People often wonder whether art therapists make art alongside their clients in session. I think this is an important issue to explore further, so I’d like to share some of my thoughts about whether therapists should ever make art in session.
If you are a play therapist, counselor, or other psychotherapist that uses art in therapy, it is important to understand why you typically should not make art along with the client…and when the exceptions to that might be.
If you are a trained art therapist, you have likely considered this question a lot. I’d be interested to hear your thoughts and whether you ever make art in session.
So, should the therapist make art in the therapy session? The short answer is no – in a typical art therapy session, the art therapist will not make art with the client. The reason for this is that it’s essential for the therapist to be present as a witness to the client’s artistic process. Witnessing the art-making is part of the healing relationship provided by the therapist.
However, as with most things in therapy, sometimes the answer is “it depends.” Here are some of the things the therapist – whether an “art therapist” or ‘therapist using art” – should consider. I’ll explore each one below in more depth from my perspective and experience.
Reasons to NOT make art with the client:
- Therapist acting as witness is an important part of the process
- Can trigger client insecurity through comparison
- May predispose client to see a “right” way to do the art and be less creative
- Therapist may be distracted or overly focused on their own art
- To maintain the separate roles of client and therapist
Reasons to make art along with the client:
- Client is too self-conscious about being watched
- Demonstrating an art media or technique
- Modeling a different way of engaging with the art materials
- Assisting client to successfully complete their art
- Joint art activity
Therapist as witness:
As I mentioned above, much of the healing in art therapy comes from this aspect of the therapist as witness to the art, which does not really happen if the therapist is making their own art. Having the witnessing presence of the therapist is a big part of what makes art in therapy different from just doing art at home on one’s own. It can be a powerful experience for a client to have the undivided attention of the therapist.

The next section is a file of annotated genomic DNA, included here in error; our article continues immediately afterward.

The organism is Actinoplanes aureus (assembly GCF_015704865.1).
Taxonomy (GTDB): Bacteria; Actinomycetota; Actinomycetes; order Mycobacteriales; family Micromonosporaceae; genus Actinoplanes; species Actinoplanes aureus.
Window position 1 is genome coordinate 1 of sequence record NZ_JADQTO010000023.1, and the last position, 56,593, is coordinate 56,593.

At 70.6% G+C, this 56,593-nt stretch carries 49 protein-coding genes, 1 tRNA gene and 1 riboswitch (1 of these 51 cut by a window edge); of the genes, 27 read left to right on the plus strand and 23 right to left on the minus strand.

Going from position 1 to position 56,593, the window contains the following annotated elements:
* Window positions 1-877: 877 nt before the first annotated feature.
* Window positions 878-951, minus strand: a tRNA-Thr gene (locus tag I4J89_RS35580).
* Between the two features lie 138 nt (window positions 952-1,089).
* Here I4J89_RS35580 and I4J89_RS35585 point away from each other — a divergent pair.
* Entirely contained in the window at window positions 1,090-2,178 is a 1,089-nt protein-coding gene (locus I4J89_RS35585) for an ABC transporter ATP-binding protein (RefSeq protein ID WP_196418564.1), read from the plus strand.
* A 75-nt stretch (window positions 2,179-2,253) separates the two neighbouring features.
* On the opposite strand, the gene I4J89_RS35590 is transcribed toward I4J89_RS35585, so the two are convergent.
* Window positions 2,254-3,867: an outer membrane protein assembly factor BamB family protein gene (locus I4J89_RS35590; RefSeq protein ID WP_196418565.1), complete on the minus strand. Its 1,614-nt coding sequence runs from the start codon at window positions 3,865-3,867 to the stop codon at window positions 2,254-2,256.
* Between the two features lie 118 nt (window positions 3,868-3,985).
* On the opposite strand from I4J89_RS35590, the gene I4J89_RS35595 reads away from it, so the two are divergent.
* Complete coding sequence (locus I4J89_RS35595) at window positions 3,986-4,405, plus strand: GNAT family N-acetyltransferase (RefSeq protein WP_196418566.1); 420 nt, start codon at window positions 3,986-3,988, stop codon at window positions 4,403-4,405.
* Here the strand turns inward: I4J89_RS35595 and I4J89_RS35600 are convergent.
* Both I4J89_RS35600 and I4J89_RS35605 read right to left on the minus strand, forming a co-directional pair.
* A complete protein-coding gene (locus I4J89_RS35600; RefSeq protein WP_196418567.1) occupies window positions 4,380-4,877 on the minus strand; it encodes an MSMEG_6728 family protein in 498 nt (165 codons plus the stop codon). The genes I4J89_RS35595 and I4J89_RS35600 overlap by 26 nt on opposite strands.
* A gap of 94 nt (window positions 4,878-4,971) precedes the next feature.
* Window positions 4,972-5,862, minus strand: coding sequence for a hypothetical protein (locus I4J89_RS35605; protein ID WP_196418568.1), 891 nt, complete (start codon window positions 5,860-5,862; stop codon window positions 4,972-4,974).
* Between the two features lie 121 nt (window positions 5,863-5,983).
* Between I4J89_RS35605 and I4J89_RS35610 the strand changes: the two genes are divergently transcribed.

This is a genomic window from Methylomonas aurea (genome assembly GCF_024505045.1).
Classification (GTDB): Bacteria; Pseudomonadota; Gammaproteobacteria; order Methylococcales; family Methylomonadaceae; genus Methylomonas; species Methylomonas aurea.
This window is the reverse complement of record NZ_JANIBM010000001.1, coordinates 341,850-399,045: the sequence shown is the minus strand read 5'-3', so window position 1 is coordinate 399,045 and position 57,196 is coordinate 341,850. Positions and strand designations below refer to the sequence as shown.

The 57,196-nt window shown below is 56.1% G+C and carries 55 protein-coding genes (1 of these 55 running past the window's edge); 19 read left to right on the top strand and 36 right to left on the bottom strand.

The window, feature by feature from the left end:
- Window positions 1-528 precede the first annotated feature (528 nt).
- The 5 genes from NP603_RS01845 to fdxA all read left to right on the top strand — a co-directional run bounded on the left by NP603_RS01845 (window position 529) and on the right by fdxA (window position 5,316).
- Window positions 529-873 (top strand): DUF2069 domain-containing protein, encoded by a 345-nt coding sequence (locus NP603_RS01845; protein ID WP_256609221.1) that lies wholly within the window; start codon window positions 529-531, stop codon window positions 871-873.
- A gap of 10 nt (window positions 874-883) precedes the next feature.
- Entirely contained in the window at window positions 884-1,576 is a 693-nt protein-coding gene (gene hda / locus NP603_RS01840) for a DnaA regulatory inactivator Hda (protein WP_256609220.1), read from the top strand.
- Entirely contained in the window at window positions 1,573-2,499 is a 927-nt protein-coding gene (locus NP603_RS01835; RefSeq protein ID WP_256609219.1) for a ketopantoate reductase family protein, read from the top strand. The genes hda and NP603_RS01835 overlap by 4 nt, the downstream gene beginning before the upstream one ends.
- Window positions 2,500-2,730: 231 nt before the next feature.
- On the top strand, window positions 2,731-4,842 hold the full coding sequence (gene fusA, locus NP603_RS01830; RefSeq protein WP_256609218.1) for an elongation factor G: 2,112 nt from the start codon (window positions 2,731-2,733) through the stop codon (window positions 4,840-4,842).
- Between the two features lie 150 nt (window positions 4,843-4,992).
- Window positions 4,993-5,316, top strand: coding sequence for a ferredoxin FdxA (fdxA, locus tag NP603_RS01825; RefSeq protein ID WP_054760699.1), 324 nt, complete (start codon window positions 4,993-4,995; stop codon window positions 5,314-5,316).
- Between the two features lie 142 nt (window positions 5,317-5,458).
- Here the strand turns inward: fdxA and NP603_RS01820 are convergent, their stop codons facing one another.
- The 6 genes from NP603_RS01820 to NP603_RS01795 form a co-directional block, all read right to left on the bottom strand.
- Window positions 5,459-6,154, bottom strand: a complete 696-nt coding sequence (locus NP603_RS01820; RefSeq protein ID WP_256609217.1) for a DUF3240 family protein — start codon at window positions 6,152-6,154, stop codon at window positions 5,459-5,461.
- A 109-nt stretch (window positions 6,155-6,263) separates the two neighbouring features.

In addition, by carefully observing the therapist gathers a lot of information from the non-verbal art process – I see the hesitation or confidence with the materials, reactions and facial expressions as the client works, things that they start to do before changing their mind, and changes that the art piece goes through as it develops. This information is just as important – and often even more important – than what the final art piece looks like. Even if you do have a reason to make art in the therapy session, make sure you are putting most of your energy into observing the client’s process.
Insecurity and comparisons:
Many clients are going to have anxious thoughts about their art and their own artistic ability. This could be triggered even more by comparing their own artwork to that of the therapist. As they become more focused on comparing themselves and judging their artwork, they will be less engaged in true creativity and self-expression. If I do decide to make art with a client, I keep my art simple and non-threatening, maybe matching the client’s style or ability level.
When I introduce clients to art therapy for the first time, I always try to help them understand that there is no “right” way to do art or to respond to a particular directive. Creative and personal expression is the most important thing. However, I still have clients that wonder if they are doing something the right way in art therapy. Most therapists have probably had experiences of talking to clients who want to say the right thing or give the therapist the answer that they want to hear.
One of the benefits of art in therapy is greater creativity and doing/seeing things a new way – by getting out of their comfort zone with an art directive, a client cannot just give the “right” answer or use their well-rehearsed explanations of things. Seeing an example done by the therapist can take away this openness to creativity for some clients as they will then try to just copy what they therapist has done in order to do it “right.”